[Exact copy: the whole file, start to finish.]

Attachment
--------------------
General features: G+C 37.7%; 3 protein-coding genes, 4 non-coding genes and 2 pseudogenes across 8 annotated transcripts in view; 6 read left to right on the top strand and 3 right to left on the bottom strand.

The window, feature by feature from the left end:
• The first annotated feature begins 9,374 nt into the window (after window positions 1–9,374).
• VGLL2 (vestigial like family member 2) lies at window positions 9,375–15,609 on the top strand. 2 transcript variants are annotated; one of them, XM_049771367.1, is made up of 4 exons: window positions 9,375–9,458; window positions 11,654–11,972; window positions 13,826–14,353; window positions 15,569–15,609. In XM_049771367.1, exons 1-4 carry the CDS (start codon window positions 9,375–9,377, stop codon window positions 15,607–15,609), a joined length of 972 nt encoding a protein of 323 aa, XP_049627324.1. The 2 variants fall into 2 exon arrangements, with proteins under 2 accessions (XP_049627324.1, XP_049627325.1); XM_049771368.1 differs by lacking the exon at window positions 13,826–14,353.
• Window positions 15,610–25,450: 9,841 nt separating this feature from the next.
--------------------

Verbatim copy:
General features: G+C 37.7%; 3 protein-coding genes, 4 non-coding genes and 2 pseudogenes across 8 annotated transcripts in view; 6 read left to right on the top strand and 3 right to left on the bottom strand.

The window, feature by feature from the left end:
• The first annotated feature begins 9,374 nt into the window (after window positions 1–9,374).
• VGLL2 (vestigial like family member 2) lies at window positions 9,375–15,609 on the top strand. 2 transcript variants are annotated; one of them, XM_049771367.1, is made up of 4 exons: window positions 9,375–9,458; window positions 11,654–11,972; window positions 13,826–14,353; window positions 15,569–15,609. In XM_049771367.1, exons 1-4 carry the CDS (start codon window positions 9,375–9,377, stop codon window positions 15,607–15,609), a joined length of 972 nt encoding a protein of 323 aa, XP_049627324.1. The 2 variants fall into 2 exon arrangements, with proteins under 2 accessions (XP_049627324.1, XP_049627325.1); XM_049771368.1 differs by lacking the exon at window positions 13,826–14,353.
• Window positions 15,610–25,450: 9,841 nt separating this feature from the next.